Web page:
Event Title

Pool of Bethesda as an Asclepius-Pagan Temple in a Hellenistic Jerusalem: How Would this Understanding Contribute to the Interpretation of John 5 as a Unit

Location

Seminary Room N135

Start Date

10-2-2017 11:00 AM

End Date

10-2-2017 11:30 AM

Description

The Pool of Bethesda, and consequently John 5, has been reinterpreted in Jewish circles as an Asclepius-Pagan Temple due to a heavily Hellenistic influence in Jerusalem in the first century. This paper seeks to explore this possibility. Further, how this information can elucidate our interpretation of the following discourse of the chapter where Jesus dialogues with the Pharisees. A narrative analysis approach is employed in order to seek repeating snippets of the language John selects to make this whole chapter a unit. At the end, internal data seems to support this theory of it being an Asclepius temple pool at the time Jesus approaches the lame. The subsequent verses accentuate Jesus’ claim that only in him they can find life and by going to wrong places they will never find it. In one more chapter the author presents integration of a particular story-event with intricate dialogues in order to enrich his gospel portrayal. Jesus depicted in a combination of showing and telling. This connection is significant.

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Feb 10th, 11:00 AM Feb 10th, 11:30 AM

Pool of Bethesda as an Asclepius-Pagan Temple in a Hellenistic Jerusalem: How Would this Understanding Contribute to the Interpretation of John 5 as a Unit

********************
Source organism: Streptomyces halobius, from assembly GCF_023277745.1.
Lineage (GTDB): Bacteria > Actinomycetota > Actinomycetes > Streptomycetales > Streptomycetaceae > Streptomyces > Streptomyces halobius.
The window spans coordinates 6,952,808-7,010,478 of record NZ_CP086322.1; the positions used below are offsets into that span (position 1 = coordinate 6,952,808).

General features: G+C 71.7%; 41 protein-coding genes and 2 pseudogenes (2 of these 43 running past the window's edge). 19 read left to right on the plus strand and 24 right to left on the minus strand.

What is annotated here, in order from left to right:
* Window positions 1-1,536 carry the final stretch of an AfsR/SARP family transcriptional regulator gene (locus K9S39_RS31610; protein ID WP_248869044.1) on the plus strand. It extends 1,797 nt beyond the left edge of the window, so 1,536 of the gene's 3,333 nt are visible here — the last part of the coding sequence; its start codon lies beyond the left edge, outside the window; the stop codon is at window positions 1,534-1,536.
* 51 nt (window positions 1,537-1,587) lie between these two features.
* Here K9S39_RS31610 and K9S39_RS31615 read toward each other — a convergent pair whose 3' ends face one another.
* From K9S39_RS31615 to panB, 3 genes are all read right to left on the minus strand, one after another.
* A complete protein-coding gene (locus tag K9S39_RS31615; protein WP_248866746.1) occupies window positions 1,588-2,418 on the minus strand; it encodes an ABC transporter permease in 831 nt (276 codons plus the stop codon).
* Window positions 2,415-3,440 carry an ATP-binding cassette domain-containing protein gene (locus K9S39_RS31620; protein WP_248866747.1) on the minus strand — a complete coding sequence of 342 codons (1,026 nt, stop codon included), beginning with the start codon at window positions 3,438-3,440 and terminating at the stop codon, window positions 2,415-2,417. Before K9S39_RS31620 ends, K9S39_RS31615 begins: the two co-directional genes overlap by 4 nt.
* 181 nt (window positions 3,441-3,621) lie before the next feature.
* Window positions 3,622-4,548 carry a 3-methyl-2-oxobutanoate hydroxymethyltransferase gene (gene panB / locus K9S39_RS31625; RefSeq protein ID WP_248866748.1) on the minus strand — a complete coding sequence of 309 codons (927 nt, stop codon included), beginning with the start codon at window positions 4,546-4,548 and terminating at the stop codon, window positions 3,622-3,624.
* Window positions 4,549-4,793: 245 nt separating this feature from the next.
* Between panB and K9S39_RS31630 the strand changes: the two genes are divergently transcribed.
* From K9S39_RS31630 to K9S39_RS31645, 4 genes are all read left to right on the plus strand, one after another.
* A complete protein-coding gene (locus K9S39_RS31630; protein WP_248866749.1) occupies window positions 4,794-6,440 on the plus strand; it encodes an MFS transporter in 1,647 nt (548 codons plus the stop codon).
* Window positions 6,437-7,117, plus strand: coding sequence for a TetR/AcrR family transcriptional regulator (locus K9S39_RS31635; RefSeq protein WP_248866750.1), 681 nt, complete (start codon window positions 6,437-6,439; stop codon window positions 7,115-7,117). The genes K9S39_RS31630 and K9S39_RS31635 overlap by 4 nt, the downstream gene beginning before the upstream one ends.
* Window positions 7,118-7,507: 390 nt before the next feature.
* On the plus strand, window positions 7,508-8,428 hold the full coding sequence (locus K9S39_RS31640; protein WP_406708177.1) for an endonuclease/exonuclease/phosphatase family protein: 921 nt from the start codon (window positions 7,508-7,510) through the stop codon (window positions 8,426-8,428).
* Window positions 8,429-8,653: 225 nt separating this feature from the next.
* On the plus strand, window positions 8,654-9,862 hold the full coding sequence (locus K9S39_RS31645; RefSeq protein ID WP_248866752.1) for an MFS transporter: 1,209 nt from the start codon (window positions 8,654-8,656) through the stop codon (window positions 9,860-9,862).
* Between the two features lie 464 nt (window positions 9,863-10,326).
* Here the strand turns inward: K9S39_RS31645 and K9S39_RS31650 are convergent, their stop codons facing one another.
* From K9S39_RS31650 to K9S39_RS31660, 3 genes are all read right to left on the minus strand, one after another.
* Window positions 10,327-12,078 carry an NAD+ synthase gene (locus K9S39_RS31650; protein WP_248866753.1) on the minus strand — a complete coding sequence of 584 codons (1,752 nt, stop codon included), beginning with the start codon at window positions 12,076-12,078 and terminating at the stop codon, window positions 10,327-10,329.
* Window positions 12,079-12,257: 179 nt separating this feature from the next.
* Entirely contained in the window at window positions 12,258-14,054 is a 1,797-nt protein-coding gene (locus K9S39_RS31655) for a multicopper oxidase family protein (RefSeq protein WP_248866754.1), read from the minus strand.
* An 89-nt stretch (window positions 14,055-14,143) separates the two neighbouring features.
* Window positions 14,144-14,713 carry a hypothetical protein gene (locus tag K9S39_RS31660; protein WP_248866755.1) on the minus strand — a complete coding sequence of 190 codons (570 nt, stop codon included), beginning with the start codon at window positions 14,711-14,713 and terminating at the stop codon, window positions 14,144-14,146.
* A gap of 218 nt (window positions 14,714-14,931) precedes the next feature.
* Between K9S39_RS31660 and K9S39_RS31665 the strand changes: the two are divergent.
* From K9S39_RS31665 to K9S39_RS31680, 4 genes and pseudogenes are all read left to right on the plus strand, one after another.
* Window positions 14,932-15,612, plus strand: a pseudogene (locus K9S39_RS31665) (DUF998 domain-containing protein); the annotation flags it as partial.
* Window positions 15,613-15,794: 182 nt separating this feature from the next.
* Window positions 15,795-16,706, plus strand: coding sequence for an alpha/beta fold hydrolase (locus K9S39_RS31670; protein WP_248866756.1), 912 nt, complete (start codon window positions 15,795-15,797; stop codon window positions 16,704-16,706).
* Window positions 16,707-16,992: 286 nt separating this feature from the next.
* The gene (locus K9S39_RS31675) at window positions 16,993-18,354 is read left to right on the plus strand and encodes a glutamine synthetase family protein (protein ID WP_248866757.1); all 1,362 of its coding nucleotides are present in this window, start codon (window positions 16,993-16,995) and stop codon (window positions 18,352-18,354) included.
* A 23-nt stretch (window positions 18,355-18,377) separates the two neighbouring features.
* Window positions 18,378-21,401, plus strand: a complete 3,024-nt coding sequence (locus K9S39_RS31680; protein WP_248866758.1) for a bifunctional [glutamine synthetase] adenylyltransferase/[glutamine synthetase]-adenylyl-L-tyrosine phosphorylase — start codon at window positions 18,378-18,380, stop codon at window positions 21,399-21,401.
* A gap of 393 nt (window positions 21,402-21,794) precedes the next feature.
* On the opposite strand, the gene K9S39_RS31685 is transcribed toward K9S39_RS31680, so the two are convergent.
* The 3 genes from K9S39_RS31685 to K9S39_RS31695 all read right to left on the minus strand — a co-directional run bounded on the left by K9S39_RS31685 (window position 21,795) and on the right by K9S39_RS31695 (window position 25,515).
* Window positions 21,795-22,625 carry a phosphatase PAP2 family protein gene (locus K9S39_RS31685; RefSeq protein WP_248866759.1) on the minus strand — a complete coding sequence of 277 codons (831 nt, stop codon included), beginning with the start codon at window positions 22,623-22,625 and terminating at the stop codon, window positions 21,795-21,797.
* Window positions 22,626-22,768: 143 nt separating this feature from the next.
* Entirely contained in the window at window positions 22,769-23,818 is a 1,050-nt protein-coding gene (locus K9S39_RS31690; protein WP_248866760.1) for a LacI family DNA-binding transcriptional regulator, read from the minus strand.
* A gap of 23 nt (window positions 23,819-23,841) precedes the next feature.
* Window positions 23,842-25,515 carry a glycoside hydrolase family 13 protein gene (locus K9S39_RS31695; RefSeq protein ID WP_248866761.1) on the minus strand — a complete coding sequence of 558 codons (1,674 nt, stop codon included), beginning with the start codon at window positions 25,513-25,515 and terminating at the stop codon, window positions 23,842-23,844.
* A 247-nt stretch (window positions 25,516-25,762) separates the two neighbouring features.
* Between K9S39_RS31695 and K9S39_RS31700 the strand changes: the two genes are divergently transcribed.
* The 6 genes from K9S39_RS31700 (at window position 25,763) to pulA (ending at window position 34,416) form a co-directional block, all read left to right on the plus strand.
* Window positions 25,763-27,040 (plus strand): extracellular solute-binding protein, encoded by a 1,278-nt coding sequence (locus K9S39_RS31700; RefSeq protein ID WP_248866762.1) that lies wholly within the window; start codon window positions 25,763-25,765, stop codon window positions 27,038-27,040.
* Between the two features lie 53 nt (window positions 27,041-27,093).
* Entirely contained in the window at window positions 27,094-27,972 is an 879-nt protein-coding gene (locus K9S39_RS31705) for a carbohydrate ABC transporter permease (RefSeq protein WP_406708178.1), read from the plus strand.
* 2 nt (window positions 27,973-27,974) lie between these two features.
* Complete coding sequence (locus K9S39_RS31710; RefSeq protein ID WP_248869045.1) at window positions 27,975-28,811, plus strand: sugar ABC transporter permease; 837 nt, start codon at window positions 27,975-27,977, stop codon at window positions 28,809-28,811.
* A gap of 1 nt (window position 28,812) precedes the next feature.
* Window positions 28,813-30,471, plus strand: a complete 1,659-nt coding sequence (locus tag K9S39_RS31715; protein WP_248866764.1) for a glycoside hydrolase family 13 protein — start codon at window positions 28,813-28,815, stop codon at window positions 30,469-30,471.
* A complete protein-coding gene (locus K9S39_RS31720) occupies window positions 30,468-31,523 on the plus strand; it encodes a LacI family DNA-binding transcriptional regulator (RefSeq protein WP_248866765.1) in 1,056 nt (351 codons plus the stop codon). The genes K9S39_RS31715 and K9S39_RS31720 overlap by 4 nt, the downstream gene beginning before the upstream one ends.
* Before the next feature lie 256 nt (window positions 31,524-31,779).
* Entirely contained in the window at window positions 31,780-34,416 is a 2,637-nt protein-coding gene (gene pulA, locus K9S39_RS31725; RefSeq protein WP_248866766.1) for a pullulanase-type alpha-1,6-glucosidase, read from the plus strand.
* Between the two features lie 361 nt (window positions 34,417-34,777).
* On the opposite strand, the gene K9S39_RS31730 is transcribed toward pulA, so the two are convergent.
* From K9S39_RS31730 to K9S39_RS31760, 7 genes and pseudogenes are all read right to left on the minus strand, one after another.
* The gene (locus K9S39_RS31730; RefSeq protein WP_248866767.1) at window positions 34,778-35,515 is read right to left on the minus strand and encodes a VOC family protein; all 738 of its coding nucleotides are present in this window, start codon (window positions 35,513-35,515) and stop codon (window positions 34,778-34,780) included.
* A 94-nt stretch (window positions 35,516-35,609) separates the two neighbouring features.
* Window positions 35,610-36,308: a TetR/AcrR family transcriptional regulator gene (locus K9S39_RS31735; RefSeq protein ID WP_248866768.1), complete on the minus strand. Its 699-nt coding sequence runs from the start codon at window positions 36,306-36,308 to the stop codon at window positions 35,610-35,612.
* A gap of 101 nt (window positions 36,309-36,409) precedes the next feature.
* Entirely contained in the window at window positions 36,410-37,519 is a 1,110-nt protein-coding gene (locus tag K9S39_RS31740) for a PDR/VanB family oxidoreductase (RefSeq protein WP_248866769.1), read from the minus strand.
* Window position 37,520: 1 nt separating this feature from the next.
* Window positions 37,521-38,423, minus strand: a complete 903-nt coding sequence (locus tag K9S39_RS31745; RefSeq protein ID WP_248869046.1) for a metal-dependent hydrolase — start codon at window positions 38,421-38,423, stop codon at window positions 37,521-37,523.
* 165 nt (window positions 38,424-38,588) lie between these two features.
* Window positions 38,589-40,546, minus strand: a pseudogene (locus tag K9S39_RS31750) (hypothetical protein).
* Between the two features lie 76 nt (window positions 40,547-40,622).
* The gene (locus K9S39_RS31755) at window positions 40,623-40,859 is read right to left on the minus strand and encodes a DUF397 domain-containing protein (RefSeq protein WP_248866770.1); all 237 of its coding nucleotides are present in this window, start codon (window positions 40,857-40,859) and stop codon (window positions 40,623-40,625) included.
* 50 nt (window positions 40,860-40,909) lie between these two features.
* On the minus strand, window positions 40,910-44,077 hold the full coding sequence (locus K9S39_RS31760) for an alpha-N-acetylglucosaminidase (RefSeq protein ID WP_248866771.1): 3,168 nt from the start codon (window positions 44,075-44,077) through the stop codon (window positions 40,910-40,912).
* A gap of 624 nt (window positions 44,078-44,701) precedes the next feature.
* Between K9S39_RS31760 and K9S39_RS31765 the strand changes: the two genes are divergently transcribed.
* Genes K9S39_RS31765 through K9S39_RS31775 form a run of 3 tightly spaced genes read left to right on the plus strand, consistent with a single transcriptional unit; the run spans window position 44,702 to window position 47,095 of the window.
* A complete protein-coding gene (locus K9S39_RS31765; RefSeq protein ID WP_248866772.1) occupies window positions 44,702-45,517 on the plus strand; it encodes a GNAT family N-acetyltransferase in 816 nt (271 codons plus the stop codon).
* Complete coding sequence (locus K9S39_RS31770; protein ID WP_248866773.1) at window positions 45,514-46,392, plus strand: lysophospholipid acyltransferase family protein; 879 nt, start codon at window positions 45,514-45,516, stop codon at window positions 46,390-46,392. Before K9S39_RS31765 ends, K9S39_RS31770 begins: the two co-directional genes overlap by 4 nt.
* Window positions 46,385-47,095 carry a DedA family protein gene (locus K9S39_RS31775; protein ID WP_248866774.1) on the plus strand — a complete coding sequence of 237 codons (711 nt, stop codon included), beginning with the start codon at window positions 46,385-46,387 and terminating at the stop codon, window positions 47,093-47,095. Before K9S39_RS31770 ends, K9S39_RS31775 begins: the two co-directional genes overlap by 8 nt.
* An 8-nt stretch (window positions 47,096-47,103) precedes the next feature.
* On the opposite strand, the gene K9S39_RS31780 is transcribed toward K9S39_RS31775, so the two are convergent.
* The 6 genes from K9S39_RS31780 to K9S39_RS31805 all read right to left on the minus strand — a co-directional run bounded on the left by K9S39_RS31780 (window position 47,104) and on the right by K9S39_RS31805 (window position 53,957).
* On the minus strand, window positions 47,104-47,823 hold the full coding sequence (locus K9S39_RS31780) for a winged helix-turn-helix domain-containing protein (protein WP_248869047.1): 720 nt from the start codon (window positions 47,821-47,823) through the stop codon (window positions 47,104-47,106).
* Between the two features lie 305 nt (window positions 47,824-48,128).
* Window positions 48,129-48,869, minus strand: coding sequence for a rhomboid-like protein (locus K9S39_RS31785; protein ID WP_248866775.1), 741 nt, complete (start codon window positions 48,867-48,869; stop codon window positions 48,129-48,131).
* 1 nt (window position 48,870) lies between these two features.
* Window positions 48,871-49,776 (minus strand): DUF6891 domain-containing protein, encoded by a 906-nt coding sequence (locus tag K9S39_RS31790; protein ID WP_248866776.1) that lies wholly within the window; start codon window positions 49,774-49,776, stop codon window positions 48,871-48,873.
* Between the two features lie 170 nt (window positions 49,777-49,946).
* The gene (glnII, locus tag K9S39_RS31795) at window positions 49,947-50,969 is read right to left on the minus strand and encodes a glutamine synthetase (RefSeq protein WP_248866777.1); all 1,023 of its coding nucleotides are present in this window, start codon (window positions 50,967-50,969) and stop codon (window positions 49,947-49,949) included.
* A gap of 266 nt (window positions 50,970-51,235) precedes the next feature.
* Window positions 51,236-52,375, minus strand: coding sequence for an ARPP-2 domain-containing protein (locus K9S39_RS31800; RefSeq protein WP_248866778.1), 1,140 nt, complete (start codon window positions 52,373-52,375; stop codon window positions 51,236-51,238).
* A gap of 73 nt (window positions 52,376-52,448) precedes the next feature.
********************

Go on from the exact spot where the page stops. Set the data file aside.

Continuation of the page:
Seminary Room N135

The Pool of Bethesda, and consequently John 5, has been reinterpreted in Jewish circles as an Asclepius-Pagan Temple due to a heavily Hellenistic influence in Jerusalem in the first century. This paper seeks to explore this possibility. Further, how this information can elucidate our interpretation of the following discourse of the chapter where Jesus dialogues with the Pharisees. A narrative analysis approach is employed in order to seek repeating snippets of the language John selects to make this whole chapter a unit. At the end, internal data seems to support this theory of it being an Asclepius temple pool at the time Jesus approaches the lame. The subsequent verses accentuate Jesus’ claim that only in him they can find life and by going to wrong places they will never find it. In one more chapter the author presents integration of a particular story-event with intricate dialogues in order to enrich his gospel portrayal. Jesus depicted in a combination of showing and telling. This connection is significant.